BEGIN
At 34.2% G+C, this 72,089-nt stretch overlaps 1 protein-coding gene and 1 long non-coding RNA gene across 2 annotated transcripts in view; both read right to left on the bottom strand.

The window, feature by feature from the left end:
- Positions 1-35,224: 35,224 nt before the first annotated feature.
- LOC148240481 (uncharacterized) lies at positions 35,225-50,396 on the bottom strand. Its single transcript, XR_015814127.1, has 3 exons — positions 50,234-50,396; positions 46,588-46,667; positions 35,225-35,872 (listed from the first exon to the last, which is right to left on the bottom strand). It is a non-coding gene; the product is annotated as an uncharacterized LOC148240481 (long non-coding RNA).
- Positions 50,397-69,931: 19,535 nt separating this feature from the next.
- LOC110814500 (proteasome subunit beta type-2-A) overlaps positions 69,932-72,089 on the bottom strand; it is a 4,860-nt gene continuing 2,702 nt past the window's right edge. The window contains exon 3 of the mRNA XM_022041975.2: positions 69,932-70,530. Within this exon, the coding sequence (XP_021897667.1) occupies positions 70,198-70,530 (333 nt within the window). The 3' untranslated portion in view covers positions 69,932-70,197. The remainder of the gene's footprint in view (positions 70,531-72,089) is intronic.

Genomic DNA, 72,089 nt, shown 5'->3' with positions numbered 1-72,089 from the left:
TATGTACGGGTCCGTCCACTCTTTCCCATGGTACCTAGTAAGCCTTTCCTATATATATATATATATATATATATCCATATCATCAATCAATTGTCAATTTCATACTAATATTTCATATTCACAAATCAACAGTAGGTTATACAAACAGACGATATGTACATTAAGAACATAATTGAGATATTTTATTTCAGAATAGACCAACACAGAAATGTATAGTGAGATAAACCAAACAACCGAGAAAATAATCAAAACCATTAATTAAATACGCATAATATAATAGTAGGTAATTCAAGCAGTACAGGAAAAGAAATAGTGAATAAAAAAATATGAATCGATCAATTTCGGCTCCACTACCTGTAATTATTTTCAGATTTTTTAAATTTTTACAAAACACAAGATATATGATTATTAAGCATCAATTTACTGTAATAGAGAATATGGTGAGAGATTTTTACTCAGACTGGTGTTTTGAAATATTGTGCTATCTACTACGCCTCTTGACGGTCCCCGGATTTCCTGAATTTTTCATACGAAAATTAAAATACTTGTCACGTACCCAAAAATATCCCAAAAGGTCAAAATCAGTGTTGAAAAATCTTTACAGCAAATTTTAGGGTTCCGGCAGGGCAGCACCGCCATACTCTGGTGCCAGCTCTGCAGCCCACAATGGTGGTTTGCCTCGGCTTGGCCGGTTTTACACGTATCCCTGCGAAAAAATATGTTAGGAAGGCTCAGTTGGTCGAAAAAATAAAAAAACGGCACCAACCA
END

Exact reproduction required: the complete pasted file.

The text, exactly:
At 34.2% G+C, this 72,089-nt stretch overlaps 1 protein-coding gene and 1 long non-coding RNA gene across 2 annotated transcripts in view; both read right to left on the bottom strand.

The window, feature by feature from the left end:
- Positions 1-35,224: 35,224 nt before the first annotated feature.
- LOC148240481 (uncharacterized) lies at positions 35,225-50,396 on the bottom strand. Its single transcript, XR_015814127.1, has 3 exons — positions 50,234-50,396; positions 46,588-46,667; positions 35,225-35,872 (listed from the first exon to the last, which is right to left on the bottom strand). It is a non-coding gene; the product is annotated as an uncharacterized LOC148240481 (long non-coding RNA).
- Positions 50,397-69,931: 19,535 nt separating this feature from the next.
- LOC110814500 (proteasome subunit beta type-2-A) overlaps positions 69,932-72,089 on the bottom strand; it is a 4,860-nt gene continuing 2,702 nt past the window's right edge. The window contains exon 3 of the mRNA XM_022041975.2: positions 69,932-70,530. Within this exon, the coding sequence (XP_021897667.1) occupies positions 70,198-70,530 (333 nt within the window). The 3' untranslated portion in view covers positions 69,932-70,197. The remainder of the gene's footprint in view (positions 70,531-72,089) is intronic.

Genomic DNA, 72,089 nt, shown 5'->3' with positions numbered 1-72,089 from the left:
TATGTACGGGTCCGTCCACTCTTTCCCATGGTACCTAGTAAGCCTTTCCTATATATATATATATATATATATATCCATATCATCAATCAATTGTCAATTTCATACTAATATTTCATATTCACAAATCAACAGTAGGTTATACAAACAGACGATATGTACATTAAGAACATAATTGAGATATTTTATTTCAGAATAGACCAACACAGAAATGTATAGTGAGATAAACCAAACAACCGAGAAAATAATCAAAACCATTAATTAAATACGCATAATATAATAGTAGGTAATTCAAGCAGTACAGGAAAAGAAATAGTGAATAAAAAAATATGAATCGATCAATTTCGGCTCCACTACCTGTAATTATTTTCAGATTTTTTAAATTTTTACAAAACACAAGATATATGATTATTAAGCATCAATTTACTGTAATAGAGAATATGGTGAGAGATTTTTACTCAGACTGGTGTTTTGAAATATTGTGCTATCTACTACGCCTCTTGACGGTCCCCGGATTTCCTGAATTTTTCATACGAAAATTAAAATACTTGTCACGTACCCAAAAATATCCCAAAAGGTCAAAATCAGTGTTGAAAAATCTTTACAGCAAATTTTAGGGTTCCGGCAGGGCAGCACCGCCATACTCTGGTGCCAGCTCTGCAGCCCACAATGGTGGTTTGCCTCGGCTTGGCCGGTTTTACACGTATCCCTGCGAAAAAATATGTTAGGAAGGCTCAGTTGGTCGAAAAAATAAAAAAACGGCACCAACCA